GOSHEN -- Vernard Malone grew up with loving parents, a good church and a house to call his own.
Until now, he's only been able to give his own kids the first two things.
Habitat for Humanity, Goshen College and College Mennonite Church are helping him get the third.
"I just want to have a place to raise my kids," said Malone, a custodian for the college. "I was raised in a stable place. I want the same for my kids, if not better."
Students, faculty and staff from the college and members of the church plan to raise $45,000 and volunteer their labor to build the house in one week in October.
It was a coincidence the house they'll build was matched up with a college employee. But that turn of events has given even more energy to the project.
"(It's a) constant reminder of how we can help out the community and it's really exciting we can help out someone who's connected to Goshen College," said Adam Roth, a senior who's helping organize the fundraising drive.
A chapel service at the college Wednesday kicked off the drive, with College Mennonite Church giving $3,500 and college students presenting their first $50 contribution. Both church and college people will have various fund-raising events in the coming month.
Malone and his wife, Alicia, live in Elkhart in her mother's house after the lease expired on their apartment. They have two kids and have grown tired of living in a series of places. So they applied to -- and were accepted by -- Habitat to get their own home in Harrison Ridge in Goshen.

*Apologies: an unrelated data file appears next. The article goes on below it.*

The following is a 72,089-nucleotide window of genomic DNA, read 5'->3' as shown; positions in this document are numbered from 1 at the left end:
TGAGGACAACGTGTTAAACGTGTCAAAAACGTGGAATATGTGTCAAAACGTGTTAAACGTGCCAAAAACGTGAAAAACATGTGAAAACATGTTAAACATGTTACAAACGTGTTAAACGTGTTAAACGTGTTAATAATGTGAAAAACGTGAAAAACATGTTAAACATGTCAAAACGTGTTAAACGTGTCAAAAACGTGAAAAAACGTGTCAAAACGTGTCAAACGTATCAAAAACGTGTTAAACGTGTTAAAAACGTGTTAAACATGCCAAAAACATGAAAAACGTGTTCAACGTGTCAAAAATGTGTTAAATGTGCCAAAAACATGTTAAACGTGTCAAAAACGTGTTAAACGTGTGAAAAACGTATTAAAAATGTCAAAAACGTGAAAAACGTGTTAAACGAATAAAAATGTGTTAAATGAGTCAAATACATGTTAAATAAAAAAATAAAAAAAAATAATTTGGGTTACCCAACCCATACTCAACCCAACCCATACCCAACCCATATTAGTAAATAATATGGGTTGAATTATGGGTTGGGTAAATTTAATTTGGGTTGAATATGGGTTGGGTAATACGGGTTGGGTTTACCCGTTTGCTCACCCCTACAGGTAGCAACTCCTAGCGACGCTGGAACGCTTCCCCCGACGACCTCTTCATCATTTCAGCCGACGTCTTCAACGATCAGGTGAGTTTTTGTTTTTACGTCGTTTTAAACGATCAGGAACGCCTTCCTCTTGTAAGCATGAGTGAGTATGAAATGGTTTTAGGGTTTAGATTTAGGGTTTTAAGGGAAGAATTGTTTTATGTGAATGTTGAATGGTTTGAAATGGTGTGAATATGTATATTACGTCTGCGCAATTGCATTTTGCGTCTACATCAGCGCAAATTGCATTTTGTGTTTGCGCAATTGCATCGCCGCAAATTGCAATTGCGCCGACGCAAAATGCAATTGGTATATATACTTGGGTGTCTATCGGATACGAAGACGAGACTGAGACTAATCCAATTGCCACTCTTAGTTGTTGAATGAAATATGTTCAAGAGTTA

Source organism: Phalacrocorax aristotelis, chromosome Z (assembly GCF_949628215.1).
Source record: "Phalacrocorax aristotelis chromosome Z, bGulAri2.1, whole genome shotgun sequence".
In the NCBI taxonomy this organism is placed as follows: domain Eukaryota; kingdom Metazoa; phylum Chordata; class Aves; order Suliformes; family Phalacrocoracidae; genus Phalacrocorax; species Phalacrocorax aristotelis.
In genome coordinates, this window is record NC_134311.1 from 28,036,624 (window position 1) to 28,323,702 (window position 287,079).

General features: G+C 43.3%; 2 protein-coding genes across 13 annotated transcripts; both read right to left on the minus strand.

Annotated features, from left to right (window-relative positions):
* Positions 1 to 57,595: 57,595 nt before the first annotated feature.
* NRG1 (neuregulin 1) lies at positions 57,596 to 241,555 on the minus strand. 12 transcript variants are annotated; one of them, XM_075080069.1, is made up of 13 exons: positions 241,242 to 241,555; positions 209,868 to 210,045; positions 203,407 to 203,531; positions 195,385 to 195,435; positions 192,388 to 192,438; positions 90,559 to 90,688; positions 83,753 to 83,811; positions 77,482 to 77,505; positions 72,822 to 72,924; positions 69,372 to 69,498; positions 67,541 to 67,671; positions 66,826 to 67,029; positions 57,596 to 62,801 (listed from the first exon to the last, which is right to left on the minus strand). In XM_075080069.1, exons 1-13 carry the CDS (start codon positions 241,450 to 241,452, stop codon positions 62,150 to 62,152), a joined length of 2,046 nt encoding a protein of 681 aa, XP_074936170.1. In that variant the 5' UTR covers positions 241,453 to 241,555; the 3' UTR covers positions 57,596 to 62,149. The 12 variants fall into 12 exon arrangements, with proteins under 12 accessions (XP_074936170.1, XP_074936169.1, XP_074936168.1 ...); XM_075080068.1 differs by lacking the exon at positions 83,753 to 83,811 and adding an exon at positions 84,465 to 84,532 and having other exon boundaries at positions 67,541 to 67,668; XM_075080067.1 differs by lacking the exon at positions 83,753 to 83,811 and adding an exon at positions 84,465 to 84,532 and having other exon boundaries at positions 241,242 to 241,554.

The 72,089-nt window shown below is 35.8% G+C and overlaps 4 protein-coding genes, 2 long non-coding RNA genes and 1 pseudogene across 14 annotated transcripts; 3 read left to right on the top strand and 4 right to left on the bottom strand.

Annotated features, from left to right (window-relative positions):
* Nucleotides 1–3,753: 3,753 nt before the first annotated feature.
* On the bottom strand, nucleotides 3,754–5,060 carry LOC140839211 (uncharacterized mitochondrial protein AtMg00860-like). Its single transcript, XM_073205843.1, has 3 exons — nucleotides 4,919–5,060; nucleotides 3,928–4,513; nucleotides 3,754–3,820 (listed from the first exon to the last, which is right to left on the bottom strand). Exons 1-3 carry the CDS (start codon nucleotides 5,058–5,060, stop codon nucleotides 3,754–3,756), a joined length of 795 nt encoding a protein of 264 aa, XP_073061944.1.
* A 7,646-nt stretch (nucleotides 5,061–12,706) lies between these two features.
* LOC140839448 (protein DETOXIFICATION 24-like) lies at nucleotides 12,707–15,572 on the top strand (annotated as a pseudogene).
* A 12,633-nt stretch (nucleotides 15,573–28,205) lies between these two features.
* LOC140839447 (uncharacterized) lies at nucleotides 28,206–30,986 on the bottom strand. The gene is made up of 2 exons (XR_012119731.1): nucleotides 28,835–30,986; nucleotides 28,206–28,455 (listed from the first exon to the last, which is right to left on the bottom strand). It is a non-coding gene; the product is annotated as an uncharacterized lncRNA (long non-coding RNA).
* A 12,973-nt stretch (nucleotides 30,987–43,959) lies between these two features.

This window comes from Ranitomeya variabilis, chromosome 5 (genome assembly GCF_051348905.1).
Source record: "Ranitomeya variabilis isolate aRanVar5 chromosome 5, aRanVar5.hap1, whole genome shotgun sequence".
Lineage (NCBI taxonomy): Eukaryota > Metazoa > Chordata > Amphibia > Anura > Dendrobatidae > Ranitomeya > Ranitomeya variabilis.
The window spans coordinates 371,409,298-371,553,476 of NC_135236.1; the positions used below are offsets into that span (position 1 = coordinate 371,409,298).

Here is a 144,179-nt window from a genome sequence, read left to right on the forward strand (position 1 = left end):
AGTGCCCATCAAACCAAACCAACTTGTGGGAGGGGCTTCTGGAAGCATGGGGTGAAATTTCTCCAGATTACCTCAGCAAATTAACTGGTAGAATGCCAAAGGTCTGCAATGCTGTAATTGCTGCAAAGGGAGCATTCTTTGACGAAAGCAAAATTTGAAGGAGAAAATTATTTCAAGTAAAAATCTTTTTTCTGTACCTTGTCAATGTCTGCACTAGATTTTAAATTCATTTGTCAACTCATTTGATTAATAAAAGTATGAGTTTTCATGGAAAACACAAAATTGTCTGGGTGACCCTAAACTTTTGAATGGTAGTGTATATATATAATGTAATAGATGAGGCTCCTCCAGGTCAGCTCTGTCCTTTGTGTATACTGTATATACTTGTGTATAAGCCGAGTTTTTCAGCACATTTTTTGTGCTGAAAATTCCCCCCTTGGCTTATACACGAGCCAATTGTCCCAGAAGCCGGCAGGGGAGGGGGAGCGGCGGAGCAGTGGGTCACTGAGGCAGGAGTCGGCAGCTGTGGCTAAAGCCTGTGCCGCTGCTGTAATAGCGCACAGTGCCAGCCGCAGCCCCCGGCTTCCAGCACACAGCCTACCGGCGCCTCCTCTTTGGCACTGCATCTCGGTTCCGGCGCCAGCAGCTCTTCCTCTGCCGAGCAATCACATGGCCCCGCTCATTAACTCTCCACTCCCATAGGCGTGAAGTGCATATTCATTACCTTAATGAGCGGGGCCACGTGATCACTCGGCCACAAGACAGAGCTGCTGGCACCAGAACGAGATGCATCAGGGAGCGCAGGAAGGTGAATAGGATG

"You don't have anybody telling you what to do -- 'You can't put up that curtain,'" Alicia said. "(In my own house) I can put up the curtain I want."
Vernard has worked for the college for three years and Alicia works in the mailroom of The Truth.
The 1,064-square-foot house will have three bedrooms, one for the parents and each of their kids.
Families who qualify for Habitat homes must put in hours volunteering on other people's homes, then take classes on homeownership and financial management. The couple will also work on their own building.
Construction will start Oct. 9, will include the college's fall break and will end with an Oct. 16 dedication. An estimated 30 to 40 people a day are needed to get the house finished.
During Wednesday's service, Habitat officials encouraged college students to get involved in this project and other ones. Roth is helping organize a Habitat club on campus to drum up volunteer efforts.
"I want to thank you now for your success," said Richard Miller, executive director of Habitat for Humanity of Elkhart County. "Your youth, your energy and your vision is needed by your adopted community to eliminate substandard housing."
The church, which meets on the college campus, is also excited by the partnership.
"Houses are more than houses. They become homes, and homes become a really spiritual issue when you get down to it," said Tim Stair, director of outreach.
Alicia Malone agrees, and said their church in Elkhart has reminded them of that.
"We took our application to church, got prayer, put blessed oil on it ... and it happened," she said. "They've been constantly praying for every member to have their own home."
Vernard said he's always appreciated the people at the college but was taken aback by how much they've stepped up to help his family.
"Thank God for giving us this opportunity," he said.
Contact Thomas V. Bona at email@example.com.